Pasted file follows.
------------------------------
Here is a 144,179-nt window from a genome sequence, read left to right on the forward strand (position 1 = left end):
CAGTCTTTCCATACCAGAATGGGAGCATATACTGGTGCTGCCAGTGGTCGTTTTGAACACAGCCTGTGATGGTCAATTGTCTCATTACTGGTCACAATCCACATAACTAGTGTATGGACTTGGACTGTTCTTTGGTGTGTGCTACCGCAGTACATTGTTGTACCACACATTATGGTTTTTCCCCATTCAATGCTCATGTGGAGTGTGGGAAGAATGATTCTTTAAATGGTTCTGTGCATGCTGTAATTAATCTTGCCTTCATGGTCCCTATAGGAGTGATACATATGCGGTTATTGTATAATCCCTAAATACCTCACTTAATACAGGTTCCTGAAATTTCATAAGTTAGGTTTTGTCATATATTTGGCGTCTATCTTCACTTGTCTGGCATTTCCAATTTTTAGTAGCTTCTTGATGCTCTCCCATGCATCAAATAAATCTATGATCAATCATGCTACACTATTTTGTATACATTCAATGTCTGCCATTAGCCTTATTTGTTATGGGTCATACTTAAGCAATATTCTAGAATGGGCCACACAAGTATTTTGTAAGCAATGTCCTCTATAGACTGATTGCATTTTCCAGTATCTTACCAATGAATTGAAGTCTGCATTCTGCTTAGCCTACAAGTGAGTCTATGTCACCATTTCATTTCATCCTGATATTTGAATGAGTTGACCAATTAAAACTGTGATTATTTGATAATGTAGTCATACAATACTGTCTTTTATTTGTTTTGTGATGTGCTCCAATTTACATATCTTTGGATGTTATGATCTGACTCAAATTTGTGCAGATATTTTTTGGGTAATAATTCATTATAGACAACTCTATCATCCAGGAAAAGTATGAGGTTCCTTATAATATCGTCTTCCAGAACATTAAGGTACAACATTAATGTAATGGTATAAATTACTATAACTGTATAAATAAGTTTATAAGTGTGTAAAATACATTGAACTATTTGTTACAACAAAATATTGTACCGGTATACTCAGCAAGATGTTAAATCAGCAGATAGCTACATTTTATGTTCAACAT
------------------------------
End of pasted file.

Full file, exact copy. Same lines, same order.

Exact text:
Here is a 144,179-nt window from a genome sequence, read left to right on the forward strand (position 1 = left end):
CAGTCTTTCCATACCAGAATGGGAGCATATACTGGTGCTGCCAGTGGTCGTTTTGAACACAGCCTGTGATGGTCAATTGTCTCATTACTGGTCACAATCCACATAACTAGTGTATGGACTTGGACTGTTCTTTGGTGTGTGCTACCGCAGTACATTGTTGTACCACACATTATGGTTTTTCCCCATTCAATGCTCATGTGGAGTGTGGGAAGAATGATTCTTTAAATGGTTCTGTGCATGCTGTAATTAATCTTGCCTTCATGGTCCCTATAGGAGTGATACATATGCGGTTATTGTATAATCCCTAAATACCTCACTTAATACAGGTTCCTGAAATTTCATAAGTTAGGTTTTGTCATATATTTGGCGTCTATCTTCACTTGTCTGGCATTTCCAATTTTTAGTAGCTTCTTGATGCTCTCCCATGCATCAAATAAATCTATGATCAATCATGCTACACTATTTTGTATACATTCAATGTCTGCCATTAGCCTTATTTGTTATGGGTCATACTTAAGCAATATTCTAGAATGGGCCACACAAGTATTTTGTAAGCAATGTCCTCTATAGACTGATTGCATTTTCCAGTATCTTACCAATGAATTGAAGTCTGCATTCTGCTTAGCCTACAAGTGAGTCTATGTCACCATTTCATTTCATCCTGATATTTGAATGAGTTGACCAATTAAAACTGTGATTATTTGATAATGTAGTCATACAATACTGTCTTTTATTTGTTTTGTGATGTGCTCCAATTTACATATCTTTGGATGTTATGATCTGACTCAAATTTGTGCAGATATTTTTTGGGTAATAATTCATTATAGACAACTCTATCATCCAGGAAAAGTATGAGGTTCCTTATAATATCGTCTTCCAGAACATTAAGGTACAACATTAATGTAATGGTATAAATTACTATAACTGTATAAATAAGTTTATAAGTGTGTAAAATACATTGAACTATTTGTTACAACAAAATATTGTACCGGTATACTCAGCAAGATGTTAAATCAGCAGATAGCTACATTTTATGTTCAACAT